In some ways, Arena has been a tremendous step forward for Magic. A whole new audience was exposed to the game, and many rediscovered a love that they had let slip. I‘m in awe that I can play real Magic on my phone now, and even the economy kind of works for me (though I appreciate it is not ideal for everyone).
However, Arena is not a complete program. There are basic things like chat and Sealed Deck building that it handles very poorly. If you don’t allow yourself to get invested in the ladder grind, stakes worth caring about pop up rarely. Most damning though is an inability to ensure legitimacy of competition. Bugs and disconnection issues routinely impact the experience of people playing the online offerings.
When it comes to the hallmark tournaments, we’ve seen multiple matches derailed at moments of the highest stakes.
And then… there’s spectator mode.
If you’re not familiar, a WotC staff member was recently driven off social media after posting about how a focus on a spectator mode didn’t make sense given how few people care about watching tournament play. First, the behavior of those who harassed this person was abhorrent. There’s never a need to make these things personal, and so many in the Magic community could benefit from learning this lesson.
There is room for respectful disagreement though, and I must point out that spectator mode is a tool to create the interest that WotC believes is currently missing. If there are continued problems with the presentation of live events, of course numbers will show a lack of interest. Let’s not even talk about what the .25% figure means or where it comes from. Are the millions of people who watch League of Legends broadcasts every week “using” spectator mode? Or is it just the one person logged in and creating the broadcast that we are counting? What kind of games are we talking about? There are just so many variables here.
Furthermore, the issue was framed as staffing-related. The argument went that the people who would have to make spectator mode are the same people that are currently programming the cards. This is just an attempt to reframe profit-taking as a human concern. While there are real limitations like scale-up time on capacity to add staff, if you’re willing to allocate more money to fixing these issues, there’s always more that can be done.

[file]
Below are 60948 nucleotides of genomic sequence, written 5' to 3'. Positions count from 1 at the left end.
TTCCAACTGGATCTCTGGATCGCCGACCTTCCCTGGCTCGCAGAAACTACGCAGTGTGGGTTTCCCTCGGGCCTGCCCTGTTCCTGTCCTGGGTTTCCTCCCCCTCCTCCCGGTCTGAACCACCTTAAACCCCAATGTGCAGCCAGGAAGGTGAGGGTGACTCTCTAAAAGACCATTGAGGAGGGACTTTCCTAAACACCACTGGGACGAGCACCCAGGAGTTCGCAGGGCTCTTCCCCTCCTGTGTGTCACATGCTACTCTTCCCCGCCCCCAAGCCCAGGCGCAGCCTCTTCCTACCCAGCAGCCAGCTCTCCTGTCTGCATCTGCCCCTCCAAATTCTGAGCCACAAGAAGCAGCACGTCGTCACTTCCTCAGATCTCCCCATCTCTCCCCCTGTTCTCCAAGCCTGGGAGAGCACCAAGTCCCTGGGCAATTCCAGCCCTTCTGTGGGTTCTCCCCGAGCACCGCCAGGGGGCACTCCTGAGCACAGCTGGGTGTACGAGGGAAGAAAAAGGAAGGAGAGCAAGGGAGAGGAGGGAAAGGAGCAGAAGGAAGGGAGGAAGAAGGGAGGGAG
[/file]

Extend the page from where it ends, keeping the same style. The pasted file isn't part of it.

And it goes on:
I’m not saying it’s easy or can be achieved overnight, but if you continually make decisions that reduce the focus on OP with the justification that “no one cares about OP” you’ve created a real “chicken or the egg” scenario. There are decades of history, millions of miles traveled, and infinite memories that prove people do care about OP… when they have a reason to.
2. Timing Is Everything
I just finished watching the MPL and Rivals Strixhaven League Weekend. This creatively named tournament occurred a week before Strixhaven released, overlapping with a Qualifier Weekend and an SCG Tour Online event. There was a main WotC stream, but also every single player was required to stream the event. Combined with the Players Championship, this was the second weekend out of the last three where the best players in the world were playing a format that nobody in their right mind cared about anymore, because Strixhaven previews had already begun.
Under those circumstances, how is anyone supposed to care about the Players Championship or this final (and incredibly impactful) League Weekend? They occur at a moment of waning interest, against ample competition, including from the competitors themselves. I promise, if you go through the last year of events, you’ll find situations like this occurring time after time. Key events overlap, making participation in both impossible. Exciting changes are rarely highlighted. It seems like nothing is scheduled with thoughtfulness or purpose.
Get staff from Arena, Magic Online, and live OP in the same (virtual) room. Conference call in your major partners that are providing invites to your key tournaments. Post a schedule of all releases, virtual and paper. And just talk through it! It’s not a particularly cutting insight that a Players Tour is a great way to show off a new set. It just seems like the planning to make it happen is not occurring. When PTQs were localized, it wasn’t a big deal to give up the portion of your audience that lives within four hours of a certain game store. When everyone on the planet is supposed to care about the same online event, the math changes.